Sudoku and Changes in Working Memory Performance for Older Adults and Younger Adults

  title={Sudoku and Changes in Working Memory Performance for Older Adults and Younger Adults},
  author={Jeremy W. Grabbe},
  journal={Activities, Adaptation \& Aging},
  pages={14 - 21}
  • Jeremy W. Grabbe
  • Published 2 January 2017
  • Psychology
  • Activities, Adaptation & Aging
ABSTRACT In the study of activities and their influence in healthy aging, the role of mental exercise has long looked at broad battery approaches to study cognitive performance. This study continued the examination of domain-specific mental exercise. Younger and older adults’ working memory performance was assessed at the beginning and end of a four-month period. During that period both groups regularly played Sudoku puzzles provided by the experimenter. There were improvements in working… 
Memristive Oscillatory Circuits for Resolution of NP-Complete Logic Puzzles: Sudoku Case
A memristive circuit exploiting the dynamics of oscillating networks is utilized for the resolution of very popular and NP-complete logic puzzles, like the well-known “Sudoku”.


Sudoku and Working Memory Performance for Older Adults
In recent years interest has increased toward mental exercise as a way to promote healthy cognitive aging. Consistent findings have shown that declines in working memory performance are associated
Age-related differences in executive control of working memory
It was found that aging was associated with disproportionate dual-task costs that increased when extending the overlap between individual tasks and the effect of interference with encoding and output was disproportionately larger in old than in young individuals.
Enrichment Effects on Adult Cognitive Development
The available evidence suggests that activities can postpone decline, attenuate decline, or provide prosthetic benefit in the face of normative cognitive decline, while at the same time indicating that late-life cognitive changes can result in curtailment of activities.
How Do Verbal Distractors Influence Age-Related Operation Span Performance? A Manipulation of Inhibitory Control Demands
Age effects were found for all versions of the operation span working memory task, indicating that a decline in the ability to inhibit irrelevant verbal information can partly explain age effects in working memory performance.
Use it or lose it? Wii brain exercise practice and reading for domain knowledge.
There was no significant transfer of training from either the Wii practice or the reading tasks to measures of cognitive and perceptual speed abilities, and implications for adult intellectual development and maintenance are discussed.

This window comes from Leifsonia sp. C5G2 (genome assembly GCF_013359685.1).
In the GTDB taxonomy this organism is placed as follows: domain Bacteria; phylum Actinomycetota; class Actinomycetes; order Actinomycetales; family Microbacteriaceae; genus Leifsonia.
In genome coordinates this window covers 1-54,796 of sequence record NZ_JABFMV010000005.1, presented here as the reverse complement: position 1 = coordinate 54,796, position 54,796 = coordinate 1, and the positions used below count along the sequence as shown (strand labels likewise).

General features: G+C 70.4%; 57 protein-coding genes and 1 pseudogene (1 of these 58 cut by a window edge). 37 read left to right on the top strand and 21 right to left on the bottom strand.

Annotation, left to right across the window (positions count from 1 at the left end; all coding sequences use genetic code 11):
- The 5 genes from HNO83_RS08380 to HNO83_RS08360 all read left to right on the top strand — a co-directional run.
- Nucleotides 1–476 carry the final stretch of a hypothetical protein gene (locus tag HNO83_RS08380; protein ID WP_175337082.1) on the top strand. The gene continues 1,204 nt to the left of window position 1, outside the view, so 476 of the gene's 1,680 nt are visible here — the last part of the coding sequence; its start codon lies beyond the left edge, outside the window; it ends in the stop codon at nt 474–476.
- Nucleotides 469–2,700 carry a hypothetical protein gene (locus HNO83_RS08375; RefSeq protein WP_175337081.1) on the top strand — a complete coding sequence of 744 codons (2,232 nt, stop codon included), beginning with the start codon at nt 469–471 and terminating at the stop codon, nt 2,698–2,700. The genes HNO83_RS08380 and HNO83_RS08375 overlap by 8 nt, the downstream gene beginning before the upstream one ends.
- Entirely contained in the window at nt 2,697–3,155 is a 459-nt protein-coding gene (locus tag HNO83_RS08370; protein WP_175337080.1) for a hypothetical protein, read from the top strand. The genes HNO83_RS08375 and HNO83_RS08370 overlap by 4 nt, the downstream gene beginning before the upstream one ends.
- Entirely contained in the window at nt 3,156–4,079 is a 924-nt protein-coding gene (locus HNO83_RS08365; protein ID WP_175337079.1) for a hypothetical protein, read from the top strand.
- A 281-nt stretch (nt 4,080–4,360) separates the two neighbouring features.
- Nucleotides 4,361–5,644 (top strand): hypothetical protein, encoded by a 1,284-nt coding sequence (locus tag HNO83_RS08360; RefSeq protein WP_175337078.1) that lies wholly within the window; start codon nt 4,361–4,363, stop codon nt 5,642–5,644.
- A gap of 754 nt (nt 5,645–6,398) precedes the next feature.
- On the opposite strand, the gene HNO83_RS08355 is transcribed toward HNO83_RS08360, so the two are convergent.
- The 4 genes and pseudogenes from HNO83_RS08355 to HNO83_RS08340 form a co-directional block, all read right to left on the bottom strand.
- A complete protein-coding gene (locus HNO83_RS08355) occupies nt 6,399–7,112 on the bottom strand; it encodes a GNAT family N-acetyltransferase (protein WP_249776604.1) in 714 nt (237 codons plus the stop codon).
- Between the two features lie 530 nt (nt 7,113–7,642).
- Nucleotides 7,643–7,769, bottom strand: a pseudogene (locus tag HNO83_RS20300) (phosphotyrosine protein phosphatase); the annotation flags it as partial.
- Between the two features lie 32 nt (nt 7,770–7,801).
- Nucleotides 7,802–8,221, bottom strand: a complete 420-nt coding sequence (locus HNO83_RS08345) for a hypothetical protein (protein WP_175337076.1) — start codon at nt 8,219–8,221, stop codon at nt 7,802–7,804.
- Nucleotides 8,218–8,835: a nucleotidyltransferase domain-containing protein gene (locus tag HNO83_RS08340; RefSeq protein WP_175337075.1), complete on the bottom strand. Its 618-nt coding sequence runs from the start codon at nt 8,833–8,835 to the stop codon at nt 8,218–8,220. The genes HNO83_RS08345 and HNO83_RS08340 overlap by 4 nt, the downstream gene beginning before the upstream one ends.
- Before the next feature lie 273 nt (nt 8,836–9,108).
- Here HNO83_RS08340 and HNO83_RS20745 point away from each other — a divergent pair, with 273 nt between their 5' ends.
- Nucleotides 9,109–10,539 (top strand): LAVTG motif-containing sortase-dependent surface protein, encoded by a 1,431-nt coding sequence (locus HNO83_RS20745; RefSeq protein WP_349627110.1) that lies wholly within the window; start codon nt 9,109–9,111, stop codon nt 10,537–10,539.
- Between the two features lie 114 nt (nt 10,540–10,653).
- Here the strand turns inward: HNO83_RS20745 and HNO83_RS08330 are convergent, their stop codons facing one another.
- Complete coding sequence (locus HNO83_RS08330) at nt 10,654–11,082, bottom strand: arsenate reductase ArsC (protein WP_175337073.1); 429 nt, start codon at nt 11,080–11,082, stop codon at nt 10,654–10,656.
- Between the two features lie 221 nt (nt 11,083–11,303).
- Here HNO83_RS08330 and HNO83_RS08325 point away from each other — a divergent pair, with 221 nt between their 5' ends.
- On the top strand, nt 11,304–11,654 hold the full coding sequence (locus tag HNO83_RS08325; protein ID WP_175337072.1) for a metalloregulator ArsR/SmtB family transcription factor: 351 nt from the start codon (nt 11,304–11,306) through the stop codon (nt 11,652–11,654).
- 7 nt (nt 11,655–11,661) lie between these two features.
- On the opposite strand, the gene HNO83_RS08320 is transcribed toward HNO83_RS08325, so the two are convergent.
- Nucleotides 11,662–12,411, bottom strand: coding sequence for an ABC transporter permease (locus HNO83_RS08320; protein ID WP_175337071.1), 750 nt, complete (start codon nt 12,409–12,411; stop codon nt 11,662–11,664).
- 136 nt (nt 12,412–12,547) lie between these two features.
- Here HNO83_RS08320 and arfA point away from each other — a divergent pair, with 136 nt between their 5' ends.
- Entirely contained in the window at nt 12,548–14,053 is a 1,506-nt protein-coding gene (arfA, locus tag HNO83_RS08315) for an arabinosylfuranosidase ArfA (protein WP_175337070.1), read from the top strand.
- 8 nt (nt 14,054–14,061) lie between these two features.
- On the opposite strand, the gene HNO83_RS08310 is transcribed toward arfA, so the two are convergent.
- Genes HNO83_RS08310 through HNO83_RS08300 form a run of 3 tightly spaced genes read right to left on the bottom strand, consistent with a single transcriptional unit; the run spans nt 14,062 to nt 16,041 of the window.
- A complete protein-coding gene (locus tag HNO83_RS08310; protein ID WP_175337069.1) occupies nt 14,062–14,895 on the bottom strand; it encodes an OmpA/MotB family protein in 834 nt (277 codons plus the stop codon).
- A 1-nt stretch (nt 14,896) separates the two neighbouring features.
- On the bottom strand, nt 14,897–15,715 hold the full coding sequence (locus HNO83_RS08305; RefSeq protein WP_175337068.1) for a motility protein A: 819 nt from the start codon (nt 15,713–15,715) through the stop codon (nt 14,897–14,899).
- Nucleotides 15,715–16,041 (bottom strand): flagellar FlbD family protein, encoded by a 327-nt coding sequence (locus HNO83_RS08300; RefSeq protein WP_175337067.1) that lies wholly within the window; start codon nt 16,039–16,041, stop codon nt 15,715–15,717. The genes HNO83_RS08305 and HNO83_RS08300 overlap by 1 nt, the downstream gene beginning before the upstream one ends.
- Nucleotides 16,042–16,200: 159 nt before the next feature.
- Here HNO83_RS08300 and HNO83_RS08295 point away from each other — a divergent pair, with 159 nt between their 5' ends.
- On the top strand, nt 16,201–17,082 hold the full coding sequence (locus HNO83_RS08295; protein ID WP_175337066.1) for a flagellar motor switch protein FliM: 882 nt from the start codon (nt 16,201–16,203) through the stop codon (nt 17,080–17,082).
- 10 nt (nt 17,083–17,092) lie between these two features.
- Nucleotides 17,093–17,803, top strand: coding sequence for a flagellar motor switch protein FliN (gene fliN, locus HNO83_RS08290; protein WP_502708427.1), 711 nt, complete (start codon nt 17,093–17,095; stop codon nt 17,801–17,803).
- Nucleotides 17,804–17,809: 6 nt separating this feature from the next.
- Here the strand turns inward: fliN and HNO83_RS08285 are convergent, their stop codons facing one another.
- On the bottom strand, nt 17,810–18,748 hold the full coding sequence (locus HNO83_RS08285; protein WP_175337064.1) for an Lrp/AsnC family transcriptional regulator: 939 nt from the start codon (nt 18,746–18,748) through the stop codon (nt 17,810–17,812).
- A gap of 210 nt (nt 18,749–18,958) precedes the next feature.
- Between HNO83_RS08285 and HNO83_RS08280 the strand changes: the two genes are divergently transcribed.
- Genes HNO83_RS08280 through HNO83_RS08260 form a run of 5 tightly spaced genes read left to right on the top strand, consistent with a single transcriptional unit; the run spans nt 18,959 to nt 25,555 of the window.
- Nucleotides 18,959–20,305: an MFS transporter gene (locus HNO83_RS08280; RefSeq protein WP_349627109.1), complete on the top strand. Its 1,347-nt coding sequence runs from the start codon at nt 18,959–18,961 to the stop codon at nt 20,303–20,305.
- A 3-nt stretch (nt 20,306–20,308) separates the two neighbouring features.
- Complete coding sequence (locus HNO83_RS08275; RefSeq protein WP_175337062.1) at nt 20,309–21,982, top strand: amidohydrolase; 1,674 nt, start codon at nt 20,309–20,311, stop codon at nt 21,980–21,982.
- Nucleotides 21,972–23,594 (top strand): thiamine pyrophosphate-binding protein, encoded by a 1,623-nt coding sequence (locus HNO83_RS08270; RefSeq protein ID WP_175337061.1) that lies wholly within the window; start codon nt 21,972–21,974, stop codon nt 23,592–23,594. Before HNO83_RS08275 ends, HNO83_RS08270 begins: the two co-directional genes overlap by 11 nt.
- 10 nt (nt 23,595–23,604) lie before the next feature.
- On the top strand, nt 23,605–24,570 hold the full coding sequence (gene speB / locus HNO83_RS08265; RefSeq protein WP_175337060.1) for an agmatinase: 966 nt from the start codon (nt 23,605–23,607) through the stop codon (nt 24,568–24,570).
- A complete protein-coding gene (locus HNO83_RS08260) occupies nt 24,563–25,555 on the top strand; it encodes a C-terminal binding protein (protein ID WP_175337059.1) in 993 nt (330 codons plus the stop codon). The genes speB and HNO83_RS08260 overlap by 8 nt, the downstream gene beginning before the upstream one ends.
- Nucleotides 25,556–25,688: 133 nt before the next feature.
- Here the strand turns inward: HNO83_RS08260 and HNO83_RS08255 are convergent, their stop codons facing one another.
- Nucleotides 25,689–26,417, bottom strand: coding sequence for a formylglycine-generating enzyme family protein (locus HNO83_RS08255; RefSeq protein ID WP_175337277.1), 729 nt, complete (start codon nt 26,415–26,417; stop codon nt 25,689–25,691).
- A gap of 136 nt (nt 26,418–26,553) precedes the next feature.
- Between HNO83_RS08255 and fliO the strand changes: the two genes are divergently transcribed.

Parietal plasticity after training with a complex video game is associated with individual differences in improvements in an untrained working memory task
It is suggested that training-induced plasticity in the functional representation of a training task may play a role in individual differences in transfer, and previously examined the association between training related cognitive changes and associated changes in underlying neural networks.
Individual differences in executive processing predict susceptibility to interference in verbal working memory.
Older adults' executive function was best described as two related subcomponent processes: shifting and updating goal-relevant representations and inhibition of proactive interference, which were distinct from verbal and visual memory and speed.
Social inappropriateness, executive control, and aging.
Findings suggest that changes in both social and cognitive factors are important in understanding age-related changes in social behavior, as well as deficits in general cognitive ability.
Meeting an "impossible challenge" in semantic dementia: outstanding performance in numerical Sudoku and quantitative number knowledge.
This case confirms the relation between numbers and space, and, although indirectly, their anatomical correlates, underlining which abilities are preserved in the case of severe semantic loss.
How useful is executive control training? Age differences in near and far transfer of task-switching training.
Investigating lifespan changes in near transfer of task-switching training to structurally similar tasks and its modulation by verbal self-instructions and variable training finds substantial far transfer to other executive tasks and fluid intelligence in all age groups, pointing to the transfer of relatively general executive control abilities after training.